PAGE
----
You may have heard of Paxlovid rebound, in which people get treated with the medication for its authorized 5 days, and then symptoms return shortly after. This is an overall rare occurrence so far (noted in 2% of participants in the initial trials, though it was also 1.5% of the placebo group), and seems to be only with certain subvariants of Omicron. It is thought that maybe the antiviral works so quickly that the immune system doesn’t have a chance to kick in, so once the drug is done, any lingering virus can rally. At this time, if symptoms return, you do qualify for re-treatment! I’m sure there will be more to come on this, including maybe a longer course of treatment.


Molnupiravir (made by Merck): Another oral treatment, unfortunately only 30% effective at reducing duration of symptoms or preventing hospitalizations. Even if it's not effective, any help against COVID-19 duration is still something!


Remdesivir: An antiviral medication that inhibits viral replication in SARS-CoV-2, and an IV infusion that, in the outpatient setting, is given for three days (which requires you to go to an office or infusion center three days in a row, which can sometimes be challenging for those without their own transportation).


The latter three are the mainstays of treatment in the outpatient setting. If you've read this blog before, you know there is no evidence to support use of hydroxychloroquine, ivermectin, azithromycin, or any vitamin infusion in treatment of COVID-19. There is also not much evidence to support the use of steroids in the outpatient setting when not requiring extra supplemental oxygen.


If you end up in the hospital, based on your combination of symptoms you will likely be treated with some combination of steroids, remdesivir, and the addition of vitamin C, D, and zinc (for which the evidence is not very strong, but are used as adjunct medications - not sole treatment).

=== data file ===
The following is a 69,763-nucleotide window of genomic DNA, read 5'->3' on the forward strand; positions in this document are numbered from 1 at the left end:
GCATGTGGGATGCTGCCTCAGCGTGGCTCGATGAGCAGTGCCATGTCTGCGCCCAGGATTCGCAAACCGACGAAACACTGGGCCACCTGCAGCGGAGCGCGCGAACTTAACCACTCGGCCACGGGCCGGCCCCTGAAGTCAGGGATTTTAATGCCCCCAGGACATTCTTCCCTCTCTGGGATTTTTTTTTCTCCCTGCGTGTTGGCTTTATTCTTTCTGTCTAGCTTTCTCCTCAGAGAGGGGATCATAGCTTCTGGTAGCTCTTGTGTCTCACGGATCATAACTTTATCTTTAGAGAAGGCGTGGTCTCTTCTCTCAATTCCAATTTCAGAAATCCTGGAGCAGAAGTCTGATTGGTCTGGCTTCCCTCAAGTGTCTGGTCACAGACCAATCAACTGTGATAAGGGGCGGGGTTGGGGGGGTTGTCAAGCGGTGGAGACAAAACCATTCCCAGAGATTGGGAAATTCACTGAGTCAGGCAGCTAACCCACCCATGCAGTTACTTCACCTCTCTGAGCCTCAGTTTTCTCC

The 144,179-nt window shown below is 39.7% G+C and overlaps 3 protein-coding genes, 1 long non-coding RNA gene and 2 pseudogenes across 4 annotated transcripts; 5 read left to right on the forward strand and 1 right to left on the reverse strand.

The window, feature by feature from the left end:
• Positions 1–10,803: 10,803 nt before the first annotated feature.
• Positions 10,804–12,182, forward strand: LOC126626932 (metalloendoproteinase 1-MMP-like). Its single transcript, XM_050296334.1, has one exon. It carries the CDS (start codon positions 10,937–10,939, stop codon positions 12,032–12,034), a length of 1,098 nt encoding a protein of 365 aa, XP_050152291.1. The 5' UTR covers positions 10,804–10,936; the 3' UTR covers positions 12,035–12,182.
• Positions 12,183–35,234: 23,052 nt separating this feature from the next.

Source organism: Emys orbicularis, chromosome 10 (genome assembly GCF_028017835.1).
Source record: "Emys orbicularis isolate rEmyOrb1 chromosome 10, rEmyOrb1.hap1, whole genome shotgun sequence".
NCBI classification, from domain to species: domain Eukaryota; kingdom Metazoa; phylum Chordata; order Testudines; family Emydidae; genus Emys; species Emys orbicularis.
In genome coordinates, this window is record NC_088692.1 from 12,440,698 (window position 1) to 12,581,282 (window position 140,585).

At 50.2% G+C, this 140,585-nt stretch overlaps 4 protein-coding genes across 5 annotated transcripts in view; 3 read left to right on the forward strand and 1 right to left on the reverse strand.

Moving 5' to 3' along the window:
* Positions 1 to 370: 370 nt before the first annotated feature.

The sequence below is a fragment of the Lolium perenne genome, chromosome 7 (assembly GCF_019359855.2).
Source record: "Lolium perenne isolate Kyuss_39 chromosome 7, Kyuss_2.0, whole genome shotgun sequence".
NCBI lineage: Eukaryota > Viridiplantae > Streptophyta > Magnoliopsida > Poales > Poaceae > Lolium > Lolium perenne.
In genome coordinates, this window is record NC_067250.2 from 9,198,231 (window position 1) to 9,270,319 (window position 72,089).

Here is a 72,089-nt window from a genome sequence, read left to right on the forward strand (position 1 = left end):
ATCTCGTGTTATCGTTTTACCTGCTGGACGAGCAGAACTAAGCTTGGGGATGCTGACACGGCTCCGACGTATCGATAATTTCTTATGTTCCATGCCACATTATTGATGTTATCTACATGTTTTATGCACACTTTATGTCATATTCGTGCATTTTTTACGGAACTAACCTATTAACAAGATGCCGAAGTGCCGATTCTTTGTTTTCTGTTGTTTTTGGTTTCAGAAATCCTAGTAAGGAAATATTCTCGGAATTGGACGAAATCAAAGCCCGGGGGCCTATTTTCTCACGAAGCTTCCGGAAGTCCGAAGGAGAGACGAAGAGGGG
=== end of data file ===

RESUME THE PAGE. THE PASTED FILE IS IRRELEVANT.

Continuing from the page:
As you can see, we do have some options, but they each have their limitations either medicinally or socially. They may have contraindications or aspects that make it more difficult to prescribe. In some cases, a patient may not qualify for them. Not to mention it will not be long before insurance companies make this harder.


This is why these should be thought of as another layer of protection. Vaccines have very few contraindications (in fact, they just approved the booster for kids 5-11). I know many parents are anxiously awaiting a vaccine for kids under 5 (hopefully this summer, though we all wish they would expedite the process and not wait for both companies' products).


Treatments for COVID-19 are still coming (there is at least one new monoclonal antibody on the horizon), but Congress has decided to let funding for COVID-19 relief lapse. Which means we will not be getting more treatments in an accessible way, and there will be less money for tests and supplies. The problem is that this pandemic is NOT over and we still need these things! A pandemic response does not work without the funding behind it. Call your representatives and demand that they fund COVID-19 relief! In addition, please get vaccinated, mask up in crowds or in close proximity to people, ventilate your spaces, and test frequently. I welcome your questions.